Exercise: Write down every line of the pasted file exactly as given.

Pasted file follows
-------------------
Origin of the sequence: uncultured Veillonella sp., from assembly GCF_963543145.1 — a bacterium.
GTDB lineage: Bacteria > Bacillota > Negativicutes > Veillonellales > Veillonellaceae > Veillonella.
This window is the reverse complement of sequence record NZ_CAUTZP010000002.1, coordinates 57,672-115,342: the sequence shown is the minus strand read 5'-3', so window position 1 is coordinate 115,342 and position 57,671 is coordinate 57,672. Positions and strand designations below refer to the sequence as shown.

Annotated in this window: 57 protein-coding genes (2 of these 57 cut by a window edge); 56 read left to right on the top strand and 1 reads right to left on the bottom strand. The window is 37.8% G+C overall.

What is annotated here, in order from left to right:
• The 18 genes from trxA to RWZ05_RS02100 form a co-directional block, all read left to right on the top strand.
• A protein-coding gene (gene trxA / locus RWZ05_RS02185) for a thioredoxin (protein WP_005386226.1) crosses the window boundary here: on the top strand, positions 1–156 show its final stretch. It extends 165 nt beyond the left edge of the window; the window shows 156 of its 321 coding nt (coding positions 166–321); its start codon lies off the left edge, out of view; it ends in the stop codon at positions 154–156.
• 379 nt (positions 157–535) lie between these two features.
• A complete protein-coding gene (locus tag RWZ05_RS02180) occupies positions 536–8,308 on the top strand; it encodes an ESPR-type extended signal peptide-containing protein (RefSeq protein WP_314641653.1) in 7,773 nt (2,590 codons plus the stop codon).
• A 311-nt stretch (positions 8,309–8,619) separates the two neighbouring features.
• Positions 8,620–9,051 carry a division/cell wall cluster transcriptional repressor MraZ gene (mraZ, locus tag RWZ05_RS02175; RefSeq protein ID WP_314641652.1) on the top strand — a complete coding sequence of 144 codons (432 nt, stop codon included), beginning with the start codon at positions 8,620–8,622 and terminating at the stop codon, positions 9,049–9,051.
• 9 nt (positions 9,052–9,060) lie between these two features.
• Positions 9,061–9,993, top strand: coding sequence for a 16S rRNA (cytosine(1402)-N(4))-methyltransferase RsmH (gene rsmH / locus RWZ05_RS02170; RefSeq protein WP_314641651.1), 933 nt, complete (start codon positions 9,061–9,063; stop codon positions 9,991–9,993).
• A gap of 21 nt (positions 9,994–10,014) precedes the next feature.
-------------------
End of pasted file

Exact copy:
Origin of the sequence: uncultured Veillonella sp., from assembly GCF_963543145.1 — a bacterium.
GTDB lineage: Bacteria > Bacillota > Negativicutes > Veillonellales > Veillonellaceae > Veillonella.
This window is the reverse complement of sequence record NZ_CAUTZP010000002.1, coordinates 57,672-115,342: the sequence shown is the minus strand read 5'-3', so window position 1 is coordinate 115,342 and position 57,671 is coordinate 57,672. Positions and strand designations below refer to the sequence as shown.

Annotated in this window: 57 protein-coding genes (2 of these 57 cut by a window edge); 56 read left to right on the top strand and 1 reads right to left on the bottom strand. The window is 37.8% G+C overall.

What is annotated here, in order from left to right:
• The 18 genes from trxA to RWZ05_RS02100 form a co-directional block, all read left to right on the top strand.
• A protein-coding gene (gene trxA / locus RWZ05_RS02185) for a thioredoxin (protein WP_005386226.1) crosses the window boundary here: on the top strand, positions 1–156 show its final stretch. It extends 165 nt beyond the left edge of the window; the window shows 156 of its 321 coding nt (coding positions 166–321); its start codon lies off the left edge, out of view; it ends in the stop codon at positions 154–156.
• 379 nt (positions 157–535) lie between these two features.
• A complete protein-coding gene (locus tag RWZ05_RS02180) occupies positions 536–8,308 on the top strand; it encodes an ESPR-type extended signal peptide-containing protein (RefSeq protein WP_314641653.1) in 7,773 nt (2,590 codons plus the stop codon).
• A 311-nt stretch (positions 8,309–8,619) separates the two neighbouring features.
• Positions 8,620–9,051 carry a division/cell wall cluster transcriptional repressor MraZ gene (mraZ, locus tag RWZ05_RS02175; RefSeq protein ID WP_314641652.1) on the top strand — a complete coding sequence of 144 codons (432 nt, stop codon included), beginning with the start codon at positions 8,620–8,622 and terminating at the stop codon, positions 9,049–9,051.
• 9 nt (positions 9,052–9,060) lie between these two features.
• Positions 9,061–9,993, top strand: coding sequence for a 16S rRNA (cytosine(1402)-N(4))-methyltransferase RsmH (gene rsmH / locus RWZ05_RS02170; RefSeq protein WP_314641651.1), 933 nt, complete (start codon positions 9,061–9,063; stop codon positions 9,991–9,993).
• A gap of 21 nt (positions 9,994–10,014) precedes the next feature.